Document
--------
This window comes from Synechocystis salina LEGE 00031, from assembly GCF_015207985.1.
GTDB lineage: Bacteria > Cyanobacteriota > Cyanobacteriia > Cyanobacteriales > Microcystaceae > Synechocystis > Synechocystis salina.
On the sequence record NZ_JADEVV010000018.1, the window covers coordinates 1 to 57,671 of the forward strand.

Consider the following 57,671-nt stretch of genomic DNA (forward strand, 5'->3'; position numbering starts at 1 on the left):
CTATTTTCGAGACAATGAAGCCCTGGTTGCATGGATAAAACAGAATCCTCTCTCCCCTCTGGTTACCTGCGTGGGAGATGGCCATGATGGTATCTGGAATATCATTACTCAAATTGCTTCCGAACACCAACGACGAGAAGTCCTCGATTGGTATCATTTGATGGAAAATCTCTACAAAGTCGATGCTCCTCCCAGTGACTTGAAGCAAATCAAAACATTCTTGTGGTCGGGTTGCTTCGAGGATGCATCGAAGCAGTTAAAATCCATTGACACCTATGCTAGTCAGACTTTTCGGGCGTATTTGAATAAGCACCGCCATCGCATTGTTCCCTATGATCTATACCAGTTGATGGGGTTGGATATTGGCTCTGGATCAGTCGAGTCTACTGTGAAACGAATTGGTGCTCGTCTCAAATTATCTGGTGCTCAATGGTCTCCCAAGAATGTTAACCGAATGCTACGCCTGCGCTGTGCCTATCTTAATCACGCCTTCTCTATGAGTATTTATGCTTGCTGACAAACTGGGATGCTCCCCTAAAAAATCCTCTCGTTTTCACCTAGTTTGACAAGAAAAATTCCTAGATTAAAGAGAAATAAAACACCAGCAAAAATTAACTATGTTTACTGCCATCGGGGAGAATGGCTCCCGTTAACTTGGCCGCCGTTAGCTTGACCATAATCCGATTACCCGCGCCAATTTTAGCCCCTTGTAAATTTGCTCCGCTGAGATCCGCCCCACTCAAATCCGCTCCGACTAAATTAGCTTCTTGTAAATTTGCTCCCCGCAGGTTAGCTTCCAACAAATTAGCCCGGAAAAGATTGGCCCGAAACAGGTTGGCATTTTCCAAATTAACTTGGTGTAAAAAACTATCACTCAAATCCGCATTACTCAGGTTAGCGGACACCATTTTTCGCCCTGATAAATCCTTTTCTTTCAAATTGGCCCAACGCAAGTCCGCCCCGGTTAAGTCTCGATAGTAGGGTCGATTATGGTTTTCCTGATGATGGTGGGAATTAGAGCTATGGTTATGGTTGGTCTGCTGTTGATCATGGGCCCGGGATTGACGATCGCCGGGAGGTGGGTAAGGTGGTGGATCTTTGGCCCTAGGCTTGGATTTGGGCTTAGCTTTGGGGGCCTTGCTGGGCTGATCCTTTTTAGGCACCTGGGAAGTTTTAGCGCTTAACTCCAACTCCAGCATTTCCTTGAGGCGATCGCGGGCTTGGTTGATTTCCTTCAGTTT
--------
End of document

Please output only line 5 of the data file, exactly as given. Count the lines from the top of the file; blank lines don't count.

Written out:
CTATTTTCGAGACAATGAAGCCCTGGTTGCATGGATAAAACAGAATCCTCTCTCCCCTCTGGTTACCTGCGTGGGAGATGGCCATGATGGTATCTGGAATATCATTACTCAAATTGCTTCCGAACACCAACGACGAGAAGTCCTCGATTGGTATCATTTGATGGAAAATCTCTACAAAGTCGATGCTCCTCCCAGTGACTTGAAGCAAATCAAAACATTCTTGTGGTCGGGTTGCTTCGAGGATGCATCGAAGCAGTTAAAATCCATTGACACCTATGCTAGTCAGACTTTTCGGGCGTATTTGAATAAGCACCGCCATCGCATTGTTCCCTATGATCTATACCAGTTGATGGGGTTGGATATTGGCTCTGGATCAGTCGAGTCTACTGTGAAACGAATTGGTGCTCGTCTCAAATTATCTGGTGCTCAATGGTCTCCCAAGAATGTTAACCGAATGCTACGCCTGCGCTGTGCCTATCTTAATCACGCCTTCTCTATGAGTATTTATGCTTGCTGACAAACTGGGATGCTCCCCTAAAAAATCCTCTCGTTTTCACCTAGTTTGACAAGAAAAATTCCTAGATTAAAGAGAAATAAAACACCAGCAAAAATTAACTATGTTTACTGCCATCGGGGAGAATGGCTCCCGTTAACTTGGCCGCCGTTAGCTTGACCATAATCCGATTACCCGCGCCAATTTTAGCCCCTTGTAAATTTGCTCCGCTGAGATCCGCCCCACTCAAATCCGCTCCGACTAAATTAGCTTCTTGTAAATTTGCTCCCCGCAGGTTAGCTTCCAACAAATTAGCCCGGAAAAGATTGGCCCGAAACAGGTTGGCATTTTCCAAATTAACTTGGTGTAAAAAACTATCACTCAAATCCGCATTACTCAGGTTAGCGGACACCATTTTTCGCCCTGATAAATCCTTTTCTTTCAAATTGGCCCAACGCAAGTCCGCCCCGGTTAAGTCTCGATAGTAGGGTCGATTATGGTTTTCCTGATGATGGTGGGAATTAGAGCTATGGTTATGGTTGGTCTGCTGTTGATCATGGGCCCGGGATTGACGATCGCCGGGAGGTGGGTAAGGTGGTGGATCTTTGGCCCTAGGCTTGGATTTGGGCTTAGCTTTGGGGGCCTTGCTGGGCTGATCCTTTTTAGGCACCTGGGAAGTTTTAGCGCTTAACTCCAACTCCAGCATTTCCTTGAGGCGATCGCGGGCTTGGTTGATTTCCTTCAGTTT